Medical Director Musings: Water Contamination

Diseases from contaminated water kill more people every year than all forms of violence, including war ( of those deaths are children under five years old.
Haiti is the poorest country in the western hemisphere. Subsequently, they have many problems with infectious disease and especially with waterborne disease. In 2011 alone, 6,000 people died in Haiti due to waterborne disease.  Haiti has the lowest improved water and sanitation coverage in the Western Hemisphere by a significant margin and is currently suffering from the largest cholera epidemic on record. One tenth of the disease in the world could be prevented by improving the hygiene, sanitation, and management of water. Only one tenth of Haitians have appropriate toilet facilities and this lack of sewage systems in Haiti means that much of the water problems are caused by human waste contaminating water that Haitians use to cook, clean, and drink. One of the biggest problems is that children don’t properly wash their hands or don’t wash them at all.  Many children also don’t know what water is safe to drink in Haiti and what water isn’t.  Because of this, of the 3.5 million deaths worldwide that occur each year from waterborne diseases, like Cholera, 80% are children.  Five thousand of the six thousand deaths from waterborne disease in Haiti in 2011 were due to an outbreak of the infectious disease Cholera.  This is where the population’s inadequate education on self-hygiene becomes most dangerous.  Because there is a ratio of only 1 doctor to every 11,000 people in Haiti, educating Haitians on how to prevent outbreaks like this is the only simple and cost-effective way of preventing outbreaks of water borne disease. Of course all the education in the world is worthless if there is not clean water available for drinking cooking and cleaning.
Most waterborne illnesses cause common symptoms making them clinically difficult to differentiate. There is usually abdominal discomfort or cramping, fever, vomiting and diarrhea. Loss of weight and fatigue may accompany several of the viral illnesses.
Cholera is an infection of the small intestine by some strains of the bacterium Vibrio cholerae. It is the most deadly waterborne disease in Haiti. Because death can occur a few hours after the disease has been contracted, 50% of people who have a severe case will die.  If treated right away, only 1% of people will die from it.  Unfortunately, Haitians usually do not have access to immediate treatment for this disease, which is one reason why it is such a big problem in Haiti. The major transmission is through poor sanitation of water and food by a fecal oral route (meaning water or food is contaminated with infected feces.) Symptoms may range from none, to mild, to severe. The classic symptom is large amounts of watery diarrhea that lasts a few days. Vomiting and muscle cramps may also occur. Diarrhea can be so severe that it leads within hours to severe dehydration and electrolyte imbalance. This may result in sunken eyes, cold skin, decreased skin elasticity, and wrinkling of the hands and feet. Dehydration can cause the skin to turn bluish. Symptoms start two hours to five days after exposure. In 2018 there were 3,786 suspected cases and 41 deaths from cholera in Haiti. This represents a 73% decrease from the year prior and thought to be due to improved surveillance and treatment. Prevention through clean water and avoidance of contaminated food remain the best approach. (It should be noted that cholera was not known in Haiti until the earthquake of 2010. It is thought that the vibrio bacteria might have been brought to Haiti by NGO health workers from Nepal where vibrio is epidemic.)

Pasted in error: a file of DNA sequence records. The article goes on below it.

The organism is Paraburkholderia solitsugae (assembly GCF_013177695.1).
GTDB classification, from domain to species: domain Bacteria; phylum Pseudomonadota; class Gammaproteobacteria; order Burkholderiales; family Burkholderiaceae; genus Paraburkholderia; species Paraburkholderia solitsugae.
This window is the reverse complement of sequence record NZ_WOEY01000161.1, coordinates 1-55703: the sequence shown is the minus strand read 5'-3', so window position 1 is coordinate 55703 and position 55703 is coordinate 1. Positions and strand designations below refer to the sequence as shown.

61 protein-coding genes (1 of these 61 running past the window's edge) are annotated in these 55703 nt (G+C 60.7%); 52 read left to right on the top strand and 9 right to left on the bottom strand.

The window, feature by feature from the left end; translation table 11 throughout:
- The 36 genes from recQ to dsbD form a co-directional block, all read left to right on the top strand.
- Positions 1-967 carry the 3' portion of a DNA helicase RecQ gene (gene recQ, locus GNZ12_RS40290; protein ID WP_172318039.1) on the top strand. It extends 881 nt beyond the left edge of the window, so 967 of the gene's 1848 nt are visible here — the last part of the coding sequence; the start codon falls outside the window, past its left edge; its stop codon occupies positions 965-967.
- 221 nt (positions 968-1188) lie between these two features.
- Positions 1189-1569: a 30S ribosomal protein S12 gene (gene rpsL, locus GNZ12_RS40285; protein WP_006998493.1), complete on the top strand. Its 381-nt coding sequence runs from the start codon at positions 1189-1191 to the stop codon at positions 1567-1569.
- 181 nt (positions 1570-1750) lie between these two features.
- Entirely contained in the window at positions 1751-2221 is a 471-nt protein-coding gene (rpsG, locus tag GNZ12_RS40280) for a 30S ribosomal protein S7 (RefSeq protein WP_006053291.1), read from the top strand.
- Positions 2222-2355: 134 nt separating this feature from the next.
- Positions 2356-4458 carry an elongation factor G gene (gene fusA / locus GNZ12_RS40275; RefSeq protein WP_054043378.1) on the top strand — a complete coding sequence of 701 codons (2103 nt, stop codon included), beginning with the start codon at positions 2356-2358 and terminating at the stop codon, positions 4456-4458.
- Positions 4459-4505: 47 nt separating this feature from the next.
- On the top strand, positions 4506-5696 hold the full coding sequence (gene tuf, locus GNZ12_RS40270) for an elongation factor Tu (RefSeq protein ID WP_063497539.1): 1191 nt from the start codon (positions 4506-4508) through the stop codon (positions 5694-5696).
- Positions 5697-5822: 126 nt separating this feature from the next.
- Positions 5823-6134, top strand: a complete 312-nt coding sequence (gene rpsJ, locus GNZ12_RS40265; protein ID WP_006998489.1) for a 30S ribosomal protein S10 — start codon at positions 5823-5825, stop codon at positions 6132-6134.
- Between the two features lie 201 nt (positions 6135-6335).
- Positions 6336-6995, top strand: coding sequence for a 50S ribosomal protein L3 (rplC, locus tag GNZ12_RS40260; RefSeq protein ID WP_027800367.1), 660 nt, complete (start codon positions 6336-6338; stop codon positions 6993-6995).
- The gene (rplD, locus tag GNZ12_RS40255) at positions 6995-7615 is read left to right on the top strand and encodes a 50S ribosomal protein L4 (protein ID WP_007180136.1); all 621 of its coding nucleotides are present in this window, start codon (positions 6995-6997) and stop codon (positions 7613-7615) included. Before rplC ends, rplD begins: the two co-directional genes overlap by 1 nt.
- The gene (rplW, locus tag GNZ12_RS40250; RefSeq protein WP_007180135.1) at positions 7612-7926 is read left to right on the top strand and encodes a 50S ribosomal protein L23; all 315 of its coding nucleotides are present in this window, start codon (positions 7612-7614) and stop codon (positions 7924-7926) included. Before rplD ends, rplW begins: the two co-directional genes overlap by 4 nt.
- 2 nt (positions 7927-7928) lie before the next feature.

Typhoid fever is a bacterial disease caused by a specific type of Salmonella and spread through contact with food or water contaminated by fecal matter or sewage. Affected individuals exhibit sustained high fevers and if left untreated, mortality rates can reach 20%. These organisms are shed in both the urine and stool of infected individuals thus when I saw Haitian men pull down their pants and urinate against a wall some of them are contaminating the area with Salmonella typhi. There is both an oral and injectable vaccine but these are only about 50% effective. There are no good data on the incidence of Typhoid in Haiti as most victims never present to a clinic. The most famous typhoid carrier (a person who was exposed to Salmonella typhi but did not contract the disease and who can pass the disease on to others) was Typhoid Mary an early 20th century Irish American cook who transmitted typhoid to innumerable people including 50 who died.